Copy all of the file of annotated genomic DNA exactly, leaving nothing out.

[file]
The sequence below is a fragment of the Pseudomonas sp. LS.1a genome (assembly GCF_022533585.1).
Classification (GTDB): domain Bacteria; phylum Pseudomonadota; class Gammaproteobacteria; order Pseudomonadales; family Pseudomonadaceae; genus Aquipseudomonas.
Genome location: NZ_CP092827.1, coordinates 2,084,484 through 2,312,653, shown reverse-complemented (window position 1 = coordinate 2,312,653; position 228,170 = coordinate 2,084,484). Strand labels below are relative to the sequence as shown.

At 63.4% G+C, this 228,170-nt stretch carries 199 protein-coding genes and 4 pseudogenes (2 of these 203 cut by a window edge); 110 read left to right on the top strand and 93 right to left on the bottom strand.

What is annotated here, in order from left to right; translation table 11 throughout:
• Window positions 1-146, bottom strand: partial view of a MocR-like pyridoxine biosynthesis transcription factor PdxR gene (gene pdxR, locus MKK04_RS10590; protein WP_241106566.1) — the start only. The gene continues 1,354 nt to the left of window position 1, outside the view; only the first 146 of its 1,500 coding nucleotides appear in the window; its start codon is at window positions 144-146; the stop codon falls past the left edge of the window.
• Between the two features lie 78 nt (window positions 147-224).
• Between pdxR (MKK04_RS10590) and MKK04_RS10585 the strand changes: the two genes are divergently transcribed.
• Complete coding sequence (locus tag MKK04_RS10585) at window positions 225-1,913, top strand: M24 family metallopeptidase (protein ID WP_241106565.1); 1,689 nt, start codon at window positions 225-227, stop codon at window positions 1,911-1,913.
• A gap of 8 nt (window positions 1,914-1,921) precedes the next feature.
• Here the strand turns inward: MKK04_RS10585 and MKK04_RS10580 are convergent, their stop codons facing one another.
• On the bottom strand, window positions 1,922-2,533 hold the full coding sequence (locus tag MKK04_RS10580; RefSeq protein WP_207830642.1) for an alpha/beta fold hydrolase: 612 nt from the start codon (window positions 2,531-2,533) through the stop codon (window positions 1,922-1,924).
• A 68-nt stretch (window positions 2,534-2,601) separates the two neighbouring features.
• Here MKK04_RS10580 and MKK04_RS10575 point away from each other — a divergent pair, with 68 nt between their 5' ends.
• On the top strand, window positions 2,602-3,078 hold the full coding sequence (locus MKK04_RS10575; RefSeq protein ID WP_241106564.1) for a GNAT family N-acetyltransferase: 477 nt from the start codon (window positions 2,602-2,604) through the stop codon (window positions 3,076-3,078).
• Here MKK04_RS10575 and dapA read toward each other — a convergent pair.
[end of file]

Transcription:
The sequence below is a fragment of the Pseudomonas sp. LS.1a genome (assembly GCF_022533585.1).
Classification (GTDB): domain Bacteria; phylum Pseudomonadota; class Gammaproteobacteria; order Pseudomonadales; family Pseudomonadaceae; genus Aquipseudomonas.
Genome location: NZ_CP092827.1, coordinates 2,084,484 through 2,312,653, shown reverse-complemented (window position 1 = coordinate 2,312,653; position 228,170 = coordinate 2,084,484). Strand labels below are relative to the sequence as shown.

At 63.4% G+C, this 228,170-nt stretch carries 199 protein-coding genes and 4 pseudogenes (2 of these 203 cut by a window edge); 110 read left to right on the top strand and 93 right to left on the bottom strand.

What is annotated here, in order from left to right; translation table 11 throughout:
• Window positions 1-146, bottom strand: partial view of a MocR-like pyridoxine biosynthesis transcription factor PdxR gene (gene pdxR, locus MKK04_RS10590; protein WP_241106566.1) — the start only. The gene continues 1,354 nt to the left of window position 1, outside the view; only the first 146 of its 1,500 coding nucleotides appear in the window; its start codon is at window positions 144-146; the stop codon falls past the left edge of the window.
• Between the two features lie 78 nt (window positions 147-224).
• Between pdxR (MKK04_RS10590) and MKK04_RS10585 the strand changes: the two genes are divergently transcribed.
• Complete coding sequence (locus tag MKK04_RS10585) at window positions 225-1,913, top strand: M24 family metallopeptidase (protein ID WP_241106565.1); 1,689 nt, start codon at window positions 225-227, stop codon at window positions 1,911-1,913.
• A gap of 8 nt (window positions 1,914-1,921) precedes the next feature.
• Here the strand turns inward: MKK04_RS10585 and MKK04_RS10580 are convergent, their stop codons facing one another.
• On the bottom strand, window positions 1,922-2,533 hold the full coding sequence (locus tag MKK04_RS10580; RefSeq protein WP_207830642.1) for an alpha/beta fold hydrolase: 612 nt from the start codon (window positions 2,531-2,533) through the stop codon (window positions 1,922-1,924).
• A 68-nt stretch (window positions 2,534-2,601) separates the two neighbouring features.
• Here MKK04_RS10580 and MKK04_RS10575 point away from each other — a divergent pair, with 68 nt between their 5' ends.
• On the top strand, window positions 2,602-3,078 hold the full coding sequence (locus MKK04_RS10575; RefSeq protein ID WP_241106564.1) for a GNAT family N-acetyltransferase: 477 nt from the start codon (window positions 2,602-2,604) through the stop codon (window positions 3,076-3,078).
• Here MKK04_RS10575 and dapA read toward each other — a convergent pair.